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Thursday, May 1, 2014

Atlas Shrugged Is Not as Influential as It Used to Be

Posted by on Thu, May 1, 2014 at 2:41 PM

Here's some good news, from the New Republic:

A new poll released today reveals that—shocker!—the Bible remains Americans' favorite book. It’s always a bit presumptuous to outline any kind of cultural DNA from a list, though foreign favorite lists can be useful as a measure of just how little literature makes it overseas. (How many Americans have read the most-beloved novel in Australia, Tim Winton’s Cloudstreet*?) But there are some interesting additions and some even more interesting omissions from this year’s list. Among those that have dropped off since the poll was last conducted in 2008: Stephen King’s The Stand, Dan Brown’s The Da Vinci Code and Angels and Demons; and, perhaps most significantly of all, Ayn Rand’s Atlas Shrugged.

Maybe it's the shitty movie adaptations. Maybe it's the terrible politicians who keep promoting it. Maybe it's just too old-fashioned for modern readers. But Atlas Shrugged losing its toehold on lists of influential books is great news for the future of America.

* Incidentally, I've read Cloudstreet and it's very good. Tim Winton is a terrific author who is seriously under-appreciated in America.


Comments (11) RSS

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Dougsf 1
Having actually read the book should at least be a prerequisite. Unlike with To Kill a Mockingbird, few are asked to prove they've actually read the Bible.

Grapes of Wrath—which is unarguably and scientifically provably by me in my head just recently as the greatest American novel ever written—at #9 ain't bad though.
Posted by Dougsf on May 1, 2014 at 3:13 PM · Report this
Urgutha Forka 2
What @1 said.

Show me someone who says they've read the bible and I'll show you someone who just broke the commandment about not bearing false witness.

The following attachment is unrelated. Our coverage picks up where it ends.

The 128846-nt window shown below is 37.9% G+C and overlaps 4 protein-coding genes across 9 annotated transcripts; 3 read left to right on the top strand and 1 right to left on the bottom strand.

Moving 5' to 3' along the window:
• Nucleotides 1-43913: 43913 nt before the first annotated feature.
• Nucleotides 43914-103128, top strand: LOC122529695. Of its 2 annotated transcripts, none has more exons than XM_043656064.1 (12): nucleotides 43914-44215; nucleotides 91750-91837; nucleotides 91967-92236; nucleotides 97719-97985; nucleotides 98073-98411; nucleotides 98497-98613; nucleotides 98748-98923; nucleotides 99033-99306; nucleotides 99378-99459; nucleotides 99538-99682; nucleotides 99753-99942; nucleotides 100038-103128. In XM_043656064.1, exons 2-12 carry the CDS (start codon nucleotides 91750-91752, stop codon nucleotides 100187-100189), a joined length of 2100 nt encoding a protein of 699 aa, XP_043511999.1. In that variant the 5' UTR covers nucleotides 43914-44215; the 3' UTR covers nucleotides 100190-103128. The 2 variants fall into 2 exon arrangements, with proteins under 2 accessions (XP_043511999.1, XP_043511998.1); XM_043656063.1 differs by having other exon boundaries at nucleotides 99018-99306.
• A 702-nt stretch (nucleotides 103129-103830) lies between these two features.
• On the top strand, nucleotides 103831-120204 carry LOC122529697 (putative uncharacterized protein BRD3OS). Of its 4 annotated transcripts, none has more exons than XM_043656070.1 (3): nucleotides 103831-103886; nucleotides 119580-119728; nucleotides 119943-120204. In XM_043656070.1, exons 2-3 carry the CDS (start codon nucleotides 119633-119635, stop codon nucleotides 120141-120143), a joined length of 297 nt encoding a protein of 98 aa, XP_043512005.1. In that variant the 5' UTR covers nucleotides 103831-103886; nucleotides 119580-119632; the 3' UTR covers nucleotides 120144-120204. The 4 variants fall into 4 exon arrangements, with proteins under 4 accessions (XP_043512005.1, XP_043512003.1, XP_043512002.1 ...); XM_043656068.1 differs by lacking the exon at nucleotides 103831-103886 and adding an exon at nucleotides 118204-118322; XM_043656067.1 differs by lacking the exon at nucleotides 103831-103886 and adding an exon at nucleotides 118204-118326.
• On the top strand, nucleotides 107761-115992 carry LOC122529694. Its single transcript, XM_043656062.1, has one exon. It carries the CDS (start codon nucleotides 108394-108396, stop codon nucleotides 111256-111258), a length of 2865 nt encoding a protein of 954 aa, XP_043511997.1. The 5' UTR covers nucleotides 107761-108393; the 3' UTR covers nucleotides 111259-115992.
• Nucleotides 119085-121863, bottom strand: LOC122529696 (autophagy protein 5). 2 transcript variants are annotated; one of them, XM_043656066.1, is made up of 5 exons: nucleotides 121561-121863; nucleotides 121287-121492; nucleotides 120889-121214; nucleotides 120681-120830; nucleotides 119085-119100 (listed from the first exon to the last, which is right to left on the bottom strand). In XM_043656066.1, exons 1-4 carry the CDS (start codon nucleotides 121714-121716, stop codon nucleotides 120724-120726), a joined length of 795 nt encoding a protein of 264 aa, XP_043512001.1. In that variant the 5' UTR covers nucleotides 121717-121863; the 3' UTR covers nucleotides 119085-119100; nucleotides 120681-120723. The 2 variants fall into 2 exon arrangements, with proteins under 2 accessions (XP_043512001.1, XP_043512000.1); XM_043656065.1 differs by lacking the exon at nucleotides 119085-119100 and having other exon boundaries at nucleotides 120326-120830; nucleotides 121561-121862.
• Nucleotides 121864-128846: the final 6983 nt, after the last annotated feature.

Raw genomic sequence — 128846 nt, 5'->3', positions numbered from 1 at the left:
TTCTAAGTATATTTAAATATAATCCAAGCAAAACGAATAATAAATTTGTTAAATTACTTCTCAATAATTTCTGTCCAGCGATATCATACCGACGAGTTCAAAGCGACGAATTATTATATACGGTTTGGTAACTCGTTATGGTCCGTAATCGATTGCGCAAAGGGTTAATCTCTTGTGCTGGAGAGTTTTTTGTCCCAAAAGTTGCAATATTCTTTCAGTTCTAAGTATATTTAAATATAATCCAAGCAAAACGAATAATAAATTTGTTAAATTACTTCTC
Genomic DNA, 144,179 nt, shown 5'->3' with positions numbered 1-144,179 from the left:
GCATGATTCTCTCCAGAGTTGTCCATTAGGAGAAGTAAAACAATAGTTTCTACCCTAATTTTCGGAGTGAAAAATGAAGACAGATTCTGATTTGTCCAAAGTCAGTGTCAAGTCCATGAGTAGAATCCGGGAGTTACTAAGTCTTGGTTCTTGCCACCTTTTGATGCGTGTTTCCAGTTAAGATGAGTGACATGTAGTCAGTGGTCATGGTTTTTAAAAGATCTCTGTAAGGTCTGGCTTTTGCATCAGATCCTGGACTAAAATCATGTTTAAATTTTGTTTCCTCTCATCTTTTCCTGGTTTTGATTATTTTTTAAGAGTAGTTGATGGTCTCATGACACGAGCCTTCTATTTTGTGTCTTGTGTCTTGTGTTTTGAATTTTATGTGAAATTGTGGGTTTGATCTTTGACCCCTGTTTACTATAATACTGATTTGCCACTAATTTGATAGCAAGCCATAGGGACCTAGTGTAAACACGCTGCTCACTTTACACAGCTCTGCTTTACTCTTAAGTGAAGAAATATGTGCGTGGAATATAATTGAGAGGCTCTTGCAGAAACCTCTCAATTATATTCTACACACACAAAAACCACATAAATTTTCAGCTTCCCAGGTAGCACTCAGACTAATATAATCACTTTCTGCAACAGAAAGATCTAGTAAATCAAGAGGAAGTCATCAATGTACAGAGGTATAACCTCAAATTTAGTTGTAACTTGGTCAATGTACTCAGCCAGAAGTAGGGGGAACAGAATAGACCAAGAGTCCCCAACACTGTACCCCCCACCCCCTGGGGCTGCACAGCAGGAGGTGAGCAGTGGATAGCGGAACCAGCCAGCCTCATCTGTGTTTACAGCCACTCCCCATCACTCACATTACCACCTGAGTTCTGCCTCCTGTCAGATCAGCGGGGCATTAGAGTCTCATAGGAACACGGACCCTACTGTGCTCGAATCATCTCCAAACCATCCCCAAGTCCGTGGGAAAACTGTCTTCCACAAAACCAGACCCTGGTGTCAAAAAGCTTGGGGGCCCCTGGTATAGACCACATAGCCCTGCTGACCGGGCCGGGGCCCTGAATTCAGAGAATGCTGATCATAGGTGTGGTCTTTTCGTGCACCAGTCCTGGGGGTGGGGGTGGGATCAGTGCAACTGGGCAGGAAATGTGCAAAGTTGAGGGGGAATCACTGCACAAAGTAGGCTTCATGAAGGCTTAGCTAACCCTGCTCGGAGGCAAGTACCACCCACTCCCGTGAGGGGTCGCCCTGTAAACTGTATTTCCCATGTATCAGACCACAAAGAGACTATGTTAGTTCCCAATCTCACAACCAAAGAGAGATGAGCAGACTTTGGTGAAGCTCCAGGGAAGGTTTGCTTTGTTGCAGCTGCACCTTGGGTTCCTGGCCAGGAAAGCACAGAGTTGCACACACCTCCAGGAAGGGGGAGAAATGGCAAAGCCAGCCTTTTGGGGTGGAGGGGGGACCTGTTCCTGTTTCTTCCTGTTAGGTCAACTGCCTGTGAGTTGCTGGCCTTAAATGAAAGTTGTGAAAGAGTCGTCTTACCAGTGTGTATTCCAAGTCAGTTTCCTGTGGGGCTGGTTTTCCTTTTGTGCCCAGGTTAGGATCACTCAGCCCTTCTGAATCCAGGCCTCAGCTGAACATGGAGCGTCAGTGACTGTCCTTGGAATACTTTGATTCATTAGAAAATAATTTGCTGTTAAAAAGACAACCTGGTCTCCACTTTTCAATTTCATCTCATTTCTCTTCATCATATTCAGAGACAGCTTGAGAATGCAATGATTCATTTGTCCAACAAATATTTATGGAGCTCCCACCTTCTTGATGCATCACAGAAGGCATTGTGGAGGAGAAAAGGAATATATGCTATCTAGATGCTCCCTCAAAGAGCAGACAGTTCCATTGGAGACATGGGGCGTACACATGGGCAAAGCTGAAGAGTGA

Posted by Urgutha Forka on May 1, 2014 at 3:28 PM · Report this
Maybe it's the fact that Atlas Shrugged is horribly written.
Posted by Hanoumatoi on May 1, 2014 at 3:46 PM · Report this
Let's be real: After listening to a recent review of that book, why would I want to read it? Unless I was some idiot Republican would loved being dominant over or liked to slap women? Nah . . .
Posted by gman5541 on May 1, 2014 at 4:20 PM · Report this
venomlash 5
The original Bible is good, but the sequel is disappointing. The stuff it holds over from the first book is interesting, but it goes off in some weird new directions that take away from the themes of the original.
Posted by venomlash on May 1, 2014 at 4:24 PM · Report this
newsflash for Paul Constant: Karl Marx is not as influential as it he used to be.

Posted by commie go home now on May 1, 2014 at 4:42 PM · Report this
Fish Wrench Asteroid 7
@5 Really, I thought the 2nd Bible really improved on a lot of the failings of the 1st. The protagonist of the 1st Bible has literally no redeemable qualities. He runs around killing just about everybody, and being a total dick. At least the 2nd Bible's main character has a conscience.

Both though are plagued by wildly uneven prose, poor editing, inconsistently (un)reliable narrators, and absolutely no fact checking.

The authors should have read Martin's Song of Fire and Ice or Tolkein's Middle Earth works before they started writing. Both build more consistent and believable fantasy worlds. Westeros and Middle Earth both present consistent and thoughtful philosophy through metaphor and symbolism. I have no idea what I'm supposed to take from either Bible. One minute the Bibles are pro-fascist and ethnic cleansing, the next they're pro-fascist and hippy-dippy peaceful. Then it's off slaughtering children with bears as if that's a good thing, or cursing trees for not bearing fruit out of season.

And the hardcore fanboys of the Bibles are the fucking worst! So elitist and exclusionary! And have you seen the way they dress?! Even casual fans seem to be pretty hard-core compared to other fandoms.

Anyway, both books are pretty lame. I bet most of the people that say they like them, haven't even read them, or just read them because of social pressure.
Posted by Fish Wrench Asteroid on May 1, 2014 at 5:13 PM · Report this
Dougsf 8
@5 & 7. There's also that pesky issue of plagiarism *cough* Gilgamesh *cough*.

It's certainly a decent collection of parables, but for fans of the genre I'd recommend starting with Aesop. His stories tend to be more concise and lack those annoying subscription fees.
Posted by Dougsf on May 1, 2014 at 5:44 PM · Report this
Urgutha Forka 9

Yeah, but the ending of the first bible is just a big downer with some dude going on and on about how disappointing everyone has been. Whereas, the ending of the sequel is a horrifically insane yet thoroughly entertaining acid trip.
Posted by Urgutha Forka on May 1, 2014 at 9:22 PM · Report this
Oh. Sorry I thought this post was about Atlas Shrugged not the Bible. My bad.

But since the Bible is the topic, yeah Bible much better then anything Ayn Rand ever wrote.
Posted by Machiavelli was framed on May 2, 2014 at 12:16 AM · Report this
MacCrocodile 11
@10 - Food poisoning is better than anything Ayn Rand ever wrote.
Posted by MacCrocodile on May 2, 2014 at 8:06 AM · Report this

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